OCR Biology - Mammalian Physiology and Behaviour; June 2009 Watch

juicyfruit
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#421
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(Original post by hodgey90)
ok, classical conditioning has two stimuli. take pavlovs dog then, the stimuli of food itself leads to the response of salivating. the dog learns to associate the sound of a bell with food, so the stimulus of a bell leads to the salivation response.
so, two stimuli (food and a bell) now are associated with one response (salivation)

also, in operant conditioning you dont have the reward or punsihment at once, its one or the other i think
I'm really not sure, the mark schemes say that the difference between the two is that operant conditioning has two stimuli, whereas classical conditioning has one stimuli
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LadySmythe
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(Original post by juicyfruit)
Ok, well in the mouth it's always going to be salivary glands secreting Amylos to Maltose by Amylase. In the stomach you wouldn't have Amylose, but instead fatty acids to lipids (lipASE) and proteins to peptides (PEPsinogen). Those two are pretty straight forward, so it's the duodenum and ileum you should think of as having the most due to absorption being high. Think of the duodenum to have everything but mainly proteins; Amylose -> Maltose, Fatty acids and Glycerol -> Lipids, then all the proteins; proteins are turned to peptide bonds by either trypsinogen or chyrotrypsinogen which are both endopeptidases, then you have peptide bonds being further broken down to amino acids, and remember this as carboytrypsin. Remember the ileum to have mostly carbohydrate enzymes and the enzyme that converts them is similar to the product that is converted; maltose -> glucose (malTASE), sucrose to glucose and fructose (suCRASE) and lactose to glucose and galactose (lacTASE) and then you have an extra peptides converted to amino acids by peptidase.
Hope that helps
Thats brilliant thank you !!!

Right, off to do some bones
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LadySmythe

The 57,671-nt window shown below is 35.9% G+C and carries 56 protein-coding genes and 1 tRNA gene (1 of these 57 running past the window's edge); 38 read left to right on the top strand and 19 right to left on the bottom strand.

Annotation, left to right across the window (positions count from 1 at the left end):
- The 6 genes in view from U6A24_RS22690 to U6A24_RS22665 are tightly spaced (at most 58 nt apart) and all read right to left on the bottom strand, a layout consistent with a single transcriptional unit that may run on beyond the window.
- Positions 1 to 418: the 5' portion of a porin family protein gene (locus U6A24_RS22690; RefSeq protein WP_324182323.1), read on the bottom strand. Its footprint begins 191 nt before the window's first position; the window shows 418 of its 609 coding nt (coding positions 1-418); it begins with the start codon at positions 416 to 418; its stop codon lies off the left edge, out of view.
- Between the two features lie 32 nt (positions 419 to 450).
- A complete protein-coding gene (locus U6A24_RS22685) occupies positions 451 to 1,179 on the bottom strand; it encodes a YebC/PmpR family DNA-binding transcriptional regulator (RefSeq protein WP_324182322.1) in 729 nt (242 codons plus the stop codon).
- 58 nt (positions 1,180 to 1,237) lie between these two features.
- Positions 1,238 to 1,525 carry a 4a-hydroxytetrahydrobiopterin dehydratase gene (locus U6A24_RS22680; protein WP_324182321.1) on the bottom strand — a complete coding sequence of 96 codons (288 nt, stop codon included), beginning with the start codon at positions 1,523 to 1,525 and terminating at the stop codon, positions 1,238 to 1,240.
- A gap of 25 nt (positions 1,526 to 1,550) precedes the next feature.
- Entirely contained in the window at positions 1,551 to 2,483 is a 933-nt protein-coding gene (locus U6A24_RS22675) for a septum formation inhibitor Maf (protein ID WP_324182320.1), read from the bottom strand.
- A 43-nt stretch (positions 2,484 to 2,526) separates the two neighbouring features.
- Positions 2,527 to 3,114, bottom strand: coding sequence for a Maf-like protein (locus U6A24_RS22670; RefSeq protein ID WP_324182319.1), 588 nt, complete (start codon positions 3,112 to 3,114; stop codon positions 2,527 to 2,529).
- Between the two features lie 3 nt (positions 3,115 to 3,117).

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(Original post by juicyfruit)
I'm really not sure, the mark schemes say that the difference between the two is that operant conditioning has two stimuli, whereas classical conditioning has one stimuli
Every single mark sche,e I've seen has said that (twice out of about 4/5 papers) so I'd go with this IMO
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Toiletpaper8
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By the way, didn't see me being quoted here yesterday. Answer is the tectorial membrane.

Good luck guys.
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LadySmythe
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I leave with a question for people to answer...

Describe the process of blood clotting.

Should be about 5/6 marks (I'm not sure as its not a past paper question, but could be)
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epicist
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no big questions on sarcomeres- neither on contraction nor how an AP stimulates the contraction i think - since theyve been covered consecutively in june 08 and then jan 09 as essay questions.

i reckon there'll be something big on movement at the elbow.

ie flexor muscles contract- brachialis (attached to scapula and radius) and bicep (humerus and ulna) contracts. arm pulled up towards the clavicle. tricep relaxed.

extensor muscle-tricep- attached to scapula, ulna and humerus. when this contracts the flexor muscle are relaxed and this causes the arms to extend.

extensor and flexor muscles work antagonistically- when one set contracts, the other relaxes. Tendons attach muscles to fibres.
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Toiletpaper8
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*yawn*

damaged blood vessel (1)
collagen fibres exposed (1)
activates platelets (1)
cascade effect of clotting factors I to X (1)
prothrombin to thrombin (1)
thrombin catalyses fibrinogen to fibrin (1)
fibrin forms an insoluble mesh (1)

Of course, there's an intrinsic and an extrinsic system... vitamin K is also involved etc etc but the mark scheme will probably go something like that.
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juicyfruit
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(Original post by Loz17)
I leave with a question for people to answer...

Describe the process of blood clotting.